Greece Probes 45,997 For Pension Fraud



Greek pensioners protesting benefit cuts have been ignored by the government, which is paying 40,000 fraudulent claimants
Greek pensioners protesting benefit cuts have been ignored by the government, which is paying 46,000 fraudulent claimants

After long delays and sputtering investigations, Greek authorities said they have compiled a list of 45,997 people suspected of pension fraud, including continuing to collect benefits for undeclared dead family members, some of whom would have been as old as 120 if they were still alive.

The government said the fraudulent pensions and other social security benefits are costing 320 million euros ($424.6 million) annually at a time when legitimate pensioners have seen their benefits cut deeply because of the country’s crushing economic crisis.

Pension fraud has been rampant in Greece for generations without much attempt by the government to stop it. Last year, Reuters reported that claimants getting checks for people who were dead were raking in more than $20.9 million a year, and that more than 9,000 people who said they were more than 100 years old were being paid too, but the wider scale of outright fraud is much higher.

Labor Minister Yiannis Vroutsis is reportedly set to provide prosecutors with the details of the fraudulent claimants, ministry sources told the newspaper Kathimerini. The list was compiled after a series of censuses were carried out over the past few months which also found that thousands of pensions and benefits were being paid despite the legal claimants being dead, with their families failing to report they were deceased so the checks would keep coming.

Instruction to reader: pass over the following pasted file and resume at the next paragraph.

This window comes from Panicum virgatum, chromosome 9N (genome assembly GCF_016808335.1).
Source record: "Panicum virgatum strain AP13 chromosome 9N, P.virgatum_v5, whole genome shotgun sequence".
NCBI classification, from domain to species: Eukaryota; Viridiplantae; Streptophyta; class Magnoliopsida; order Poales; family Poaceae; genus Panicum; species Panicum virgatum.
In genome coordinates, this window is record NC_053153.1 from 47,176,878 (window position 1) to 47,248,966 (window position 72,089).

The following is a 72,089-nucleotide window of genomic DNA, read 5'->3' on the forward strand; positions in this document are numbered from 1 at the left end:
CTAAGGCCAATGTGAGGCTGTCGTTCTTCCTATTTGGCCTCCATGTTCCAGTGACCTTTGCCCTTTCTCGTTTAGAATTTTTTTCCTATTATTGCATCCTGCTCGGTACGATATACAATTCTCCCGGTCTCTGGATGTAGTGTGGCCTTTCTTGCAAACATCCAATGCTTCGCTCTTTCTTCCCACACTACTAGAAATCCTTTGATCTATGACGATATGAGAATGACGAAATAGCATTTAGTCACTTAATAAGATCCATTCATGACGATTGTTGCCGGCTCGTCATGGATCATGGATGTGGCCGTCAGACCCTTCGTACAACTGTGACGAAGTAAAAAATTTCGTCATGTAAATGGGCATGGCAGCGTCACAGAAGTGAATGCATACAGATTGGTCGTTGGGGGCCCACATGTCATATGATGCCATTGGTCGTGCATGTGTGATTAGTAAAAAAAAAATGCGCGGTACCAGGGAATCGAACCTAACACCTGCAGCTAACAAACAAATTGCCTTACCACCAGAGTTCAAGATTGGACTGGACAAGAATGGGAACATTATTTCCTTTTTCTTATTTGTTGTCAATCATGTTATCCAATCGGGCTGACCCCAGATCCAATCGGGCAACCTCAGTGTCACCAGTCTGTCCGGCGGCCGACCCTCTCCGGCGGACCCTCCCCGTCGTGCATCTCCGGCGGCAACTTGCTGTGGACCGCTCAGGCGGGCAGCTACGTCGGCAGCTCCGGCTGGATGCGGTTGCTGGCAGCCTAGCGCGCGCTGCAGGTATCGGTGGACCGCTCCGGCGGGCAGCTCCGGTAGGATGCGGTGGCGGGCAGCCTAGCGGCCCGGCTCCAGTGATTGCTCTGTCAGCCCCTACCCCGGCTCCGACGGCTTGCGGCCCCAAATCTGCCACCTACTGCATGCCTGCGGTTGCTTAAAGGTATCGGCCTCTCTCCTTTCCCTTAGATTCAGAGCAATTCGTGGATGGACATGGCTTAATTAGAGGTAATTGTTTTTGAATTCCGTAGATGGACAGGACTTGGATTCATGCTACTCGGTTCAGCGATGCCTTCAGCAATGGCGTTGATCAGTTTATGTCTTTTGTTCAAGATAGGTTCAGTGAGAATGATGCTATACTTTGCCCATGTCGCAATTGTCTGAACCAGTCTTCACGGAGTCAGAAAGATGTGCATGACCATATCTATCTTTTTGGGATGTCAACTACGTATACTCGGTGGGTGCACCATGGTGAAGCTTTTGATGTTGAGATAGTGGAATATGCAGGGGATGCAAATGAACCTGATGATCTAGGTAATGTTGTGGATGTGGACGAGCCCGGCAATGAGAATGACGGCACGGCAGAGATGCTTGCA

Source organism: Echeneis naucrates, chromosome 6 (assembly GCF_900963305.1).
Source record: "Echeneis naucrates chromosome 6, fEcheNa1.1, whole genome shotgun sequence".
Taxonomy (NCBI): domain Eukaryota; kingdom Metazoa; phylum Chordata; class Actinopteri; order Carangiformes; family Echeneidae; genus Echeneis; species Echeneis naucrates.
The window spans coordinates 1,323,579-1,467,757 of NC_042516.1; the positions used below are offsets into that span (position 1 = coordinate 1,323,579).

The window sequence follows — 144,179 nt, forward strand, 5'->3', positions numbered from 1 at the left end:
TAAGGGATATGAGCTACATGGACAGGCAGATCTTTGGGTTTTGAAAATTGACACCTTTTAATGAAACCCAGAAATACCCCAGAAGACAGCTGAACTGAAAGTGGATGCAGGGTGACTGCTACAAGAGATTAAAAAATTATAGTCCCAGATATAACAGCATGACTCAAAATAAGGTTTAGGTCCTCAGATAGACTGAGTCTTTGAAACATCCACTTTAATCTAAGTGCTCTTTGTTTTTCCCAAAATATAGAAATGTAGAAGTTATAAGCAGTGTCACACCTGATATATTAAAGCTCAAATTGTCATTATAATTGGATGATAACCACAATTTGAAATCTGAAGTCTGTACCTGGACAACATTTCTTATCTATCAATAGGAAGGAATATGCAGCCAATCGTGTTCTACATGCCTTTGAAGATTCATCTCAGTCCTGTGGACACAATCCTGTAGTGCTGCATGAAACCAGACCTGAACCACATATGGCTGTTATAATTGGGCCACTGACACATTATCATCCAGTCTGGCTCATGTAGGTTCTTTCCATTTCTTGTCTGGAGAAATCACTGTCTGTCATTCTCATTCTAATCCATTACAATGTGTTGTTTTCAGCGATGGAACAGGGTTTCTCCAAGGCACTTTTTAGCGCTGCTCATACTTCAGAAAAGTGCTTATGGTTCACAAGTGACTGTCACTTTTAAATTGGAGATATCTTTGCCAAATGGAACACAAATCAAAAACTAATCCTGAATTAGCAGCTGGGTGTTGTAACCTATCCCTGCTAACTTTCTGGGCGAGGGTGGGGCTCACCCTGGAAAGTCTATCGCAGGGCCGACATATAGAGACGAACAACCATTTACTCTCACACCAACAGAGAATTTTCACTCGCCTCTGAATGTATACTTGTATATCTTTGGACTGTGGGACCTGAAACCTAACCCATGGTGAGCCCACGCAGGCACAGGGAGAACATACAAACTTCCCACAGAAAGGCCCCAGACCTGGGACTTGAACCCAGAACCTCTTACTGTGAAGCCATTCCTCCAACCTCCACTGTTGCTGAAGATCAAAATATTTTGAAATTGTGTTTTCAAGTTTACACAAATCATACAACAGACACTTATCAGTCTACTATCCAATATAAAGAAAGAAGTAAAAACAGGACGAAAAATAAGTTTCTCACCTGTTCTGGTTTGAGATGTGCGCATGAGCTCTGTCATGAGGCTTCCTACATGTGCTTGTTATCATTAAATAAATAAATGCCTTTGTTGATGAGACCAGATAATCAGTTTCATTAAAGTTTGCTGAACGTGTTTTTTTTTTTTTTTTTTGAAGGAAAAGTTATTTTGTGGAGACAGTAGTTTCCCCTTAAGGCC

Pension fraud is almost as common in Greece as tax evasion as neither crime has resulted in major prosecutions or penalties for those found guilty, with the government saying it would try to recover monies paid out fraudulently but not seek jail time. In 2011, there were reports as many as 120,000 so-called “Ghost Pensions” were being paid to the families of dead pensioners.

The government vowed to find out how many were still alive, but did not. Greek authorities keep poor records and citizens often fail to declare the deaths of relatives to continue cashing in their pensions.

The uncurtailed fraud has cut into the government’s ability to pay those who are legitimate pensioners and as the government has cut salaries, raised taxes and slashed pensions deeply, with another round coming, to combat the country’s economic crisis and meet the demands of international lenders putting up $325 billion in two bailouts.


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